This new book will probably throw some light on how this relationship was sustained and maintained – in spite of a adverse political climate and sometimes negative public opinion.
In recent weeks, there have been growing apprehensions that the monsoons of 2009 will fall short of normal. This has again raised fears of rising food prices, collapse in rural incomes and possibly farmer suicides. Many a tear will be shed for rural India. Predictably, there will calls for greater support for the agriculture sector in the form of subsidised fertilisers/pesticides, cheap electricity for pumping ground water and farm loan waivers. We have been doing this now for generations now and our impoverished farmers still commit suicide. Surely, it’s time to rethink this strategy. (via Sanjeev Sanyal: Radically rethinking agriculture).
The Good …
Sanjeev Sanyal’s article does raise some interesting points – and usual points. After a promising start he then loses his way half way through.
He demolishes the idea that “the route to prosperity in rural India lies in accelerating farm production. Agriculture … contributes 16.5 per cent of the economy … great exertion … cannot … (make it) grow much more than 3 per cent per annum on a sustained basis (when the rest of the economy routinely does 7-8 per cent).”
He correctly points out that “India … produces enough food to feed itself but … 20 per cent of output is wasted (a) problem … of distribution and storage, (and with) population growth is now 1.6 per cent per year … we need to grow production by no more than this rate. … we should … slow agricultural growth … if we do not want … greater wastage or a structural price decline …a buffer for drought years … is better management of bumper crops rather than ever more production. India should shift focus from increasing agricultural production to improving its efficiency (with) investment(s) … in storage and distribution.”
His best one is the warning that “farming comes with a large environmental cost … the Green Revolution is anything but “green”. Current farming techniques are severely damaging to the environment through the depletion of ground water, conversion of forest land and over-use of pesticides, fertilisers and other chemicals … sacrificing the long-term viability of the farm sector. It … made sense in the ‘70s to force a level-shift in food-grain production but why should we be still sacrificing the food security of future generations?”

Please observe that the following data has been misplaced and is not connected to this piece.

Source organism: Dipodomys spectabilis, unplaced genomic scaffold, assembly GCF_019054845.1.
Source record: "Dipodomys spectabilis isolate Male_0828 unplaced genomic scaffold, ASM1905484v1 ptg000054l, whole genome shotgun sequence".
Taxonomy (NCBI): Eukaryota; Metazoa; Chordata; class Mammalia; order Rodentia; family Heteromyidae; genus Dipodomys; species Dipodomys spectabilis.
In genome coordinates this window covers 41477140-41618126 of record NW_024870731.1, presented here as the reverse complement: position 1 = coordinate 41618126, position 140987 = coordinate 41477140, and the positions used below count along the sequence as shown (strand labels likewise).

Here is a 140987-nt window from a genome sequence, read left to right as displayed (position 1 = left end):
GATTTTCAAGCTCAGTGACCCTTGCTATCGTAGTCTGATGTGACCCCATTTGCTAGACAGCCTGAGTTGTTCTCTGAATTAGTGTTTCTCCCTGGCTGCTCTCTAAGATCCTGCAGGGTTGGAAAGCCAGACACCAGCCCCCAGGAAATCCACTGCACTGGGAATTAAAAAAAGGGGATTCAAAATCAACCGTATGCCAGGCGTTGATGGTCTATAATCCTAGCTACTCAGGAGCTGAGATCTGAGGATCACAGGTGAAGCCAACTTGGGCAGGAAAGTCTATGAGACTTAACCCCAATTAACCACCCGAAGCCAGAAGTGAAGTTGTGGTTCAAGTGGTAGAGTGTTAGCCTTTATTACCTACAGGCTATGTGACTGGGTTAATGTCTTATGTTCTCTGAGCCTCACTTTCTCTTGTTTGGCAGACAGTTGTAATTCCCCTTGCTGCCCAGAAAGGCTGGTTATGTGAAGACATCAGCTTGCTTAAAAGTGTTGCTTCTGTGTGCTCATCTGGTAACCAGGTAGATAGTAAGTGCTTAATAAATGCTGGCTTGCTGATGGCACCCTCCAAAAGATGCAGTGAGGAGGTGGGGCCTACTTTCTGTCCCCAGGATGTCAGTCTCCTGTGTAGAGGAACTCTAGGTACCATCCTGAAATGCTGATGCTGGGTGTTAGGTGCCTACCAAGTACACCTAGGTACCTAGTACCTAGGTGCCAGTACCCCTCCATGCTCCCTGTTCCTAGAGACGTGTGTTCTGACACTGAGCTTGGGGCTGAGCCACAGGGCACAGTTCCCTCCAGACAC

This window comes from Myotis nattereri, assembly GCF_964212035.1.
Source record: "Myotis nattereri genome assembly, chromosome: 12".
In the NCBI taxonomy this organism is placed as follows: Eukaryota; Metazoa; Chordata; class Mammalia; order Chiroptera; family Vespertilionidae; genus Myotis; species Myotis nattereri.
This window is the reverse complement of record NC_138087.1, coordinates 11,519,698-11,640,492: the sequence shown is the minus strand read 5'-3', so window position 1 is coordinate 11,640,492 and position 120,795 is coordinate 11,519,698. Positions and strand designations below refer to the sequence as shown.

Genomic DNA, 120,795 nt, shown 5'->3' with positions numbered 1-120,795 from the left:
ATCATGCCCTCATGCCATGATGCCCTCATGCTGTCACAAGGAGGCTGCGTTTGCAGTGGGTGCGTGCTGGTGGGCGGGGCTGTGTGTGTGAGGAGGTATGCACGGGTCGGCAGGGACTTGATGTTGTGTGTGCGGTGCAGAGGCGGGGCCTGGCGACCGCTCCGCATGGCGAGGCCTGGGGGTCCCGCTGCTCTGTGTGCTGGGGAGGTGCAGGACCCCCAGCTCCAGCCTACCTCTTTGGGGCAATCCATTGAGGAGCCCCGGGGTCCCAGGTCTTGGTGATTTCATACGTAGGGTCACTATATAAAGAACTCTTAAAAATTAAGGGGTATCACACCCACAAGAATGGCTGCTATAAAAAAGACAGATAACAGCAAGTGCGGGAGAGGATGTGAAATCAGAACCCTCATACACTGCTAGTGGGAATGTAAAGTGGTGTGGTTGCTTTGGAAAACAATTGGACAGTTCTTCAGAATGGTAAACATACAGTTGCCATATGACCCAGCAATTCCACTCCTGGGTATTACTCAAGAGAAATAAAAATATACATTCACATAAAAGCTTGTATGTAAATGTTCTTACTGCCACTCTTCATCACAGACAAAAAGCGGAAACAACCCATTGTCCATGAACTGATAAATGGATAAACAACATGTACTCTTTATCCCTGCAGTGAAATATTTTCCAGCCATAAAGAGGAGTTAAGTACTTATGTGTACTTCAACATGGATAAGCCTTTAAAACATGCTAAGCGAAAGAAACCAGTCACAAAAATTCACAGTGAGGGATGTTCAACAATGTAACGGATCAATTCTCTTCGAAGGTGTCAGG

He reminds us that “it makes … sense to strictly conserve ground water and use it only when the monsoons fail. Special attention should be given to water management (as opposed to extraction). Agriculture consumes 80 per cent of the country’s fresh-water in order to produce just 16.5 per cent of GDP … poor use of a scarce resource.”
The Bad …
After such good work, he succumbs to the banal – with some usual conclusions. He thinks that,
very large investments in water systems are needed to maintain even the current growth path.
Large investments in water systems are a bad, imported idea. India’s successful water management model is the nearly local 500,000 water bodies – ponds, lakes, anicuts, barrages, bunds, talabs, bawlees, wells. These water bodies stored surface water – and sustained Indian agriculture for the last 2000 years. Post-colonial India’s quest for Nehruvian “temples of modern India” spurred huge and wasteful investment in large hydro-electric dams. Reviving Indian water systems and rivers will take some 10 years and Rs.25,000 crores. About the cost of two large dams.
With around 70 per cent of the population still in the villages, it is absurd to hope that such a small and slow-growing part of the economy can bring salvation to such a large population.
Mr.Sanyal, you should consider the following, before you make such a sweeping statement. With the declining power and use of the dollar, the US is fighting a losing battle against agricultural subsidies. The US depends on less than 50,000 corporate ‘farmers’ for 50% of ts production. These corporate ‘farmers’ will abandon agriculture at the first sign of reduced subsidies. Over the next 20-30 years, this leaves India (and Russia) to cater to global food shortfalls. The Western industrial model is in its sunset phase. The Indian agricultural model can be the big winner in the next few decades – under the right stewardship.
And in the meantime, he himself follows up with an observation, “studies by economists like Dipankar Gupta suggest, non-agricultural activity already accounts for around half of rural India’s economy and provides employment to 35-45 per cent of the rural workforce.”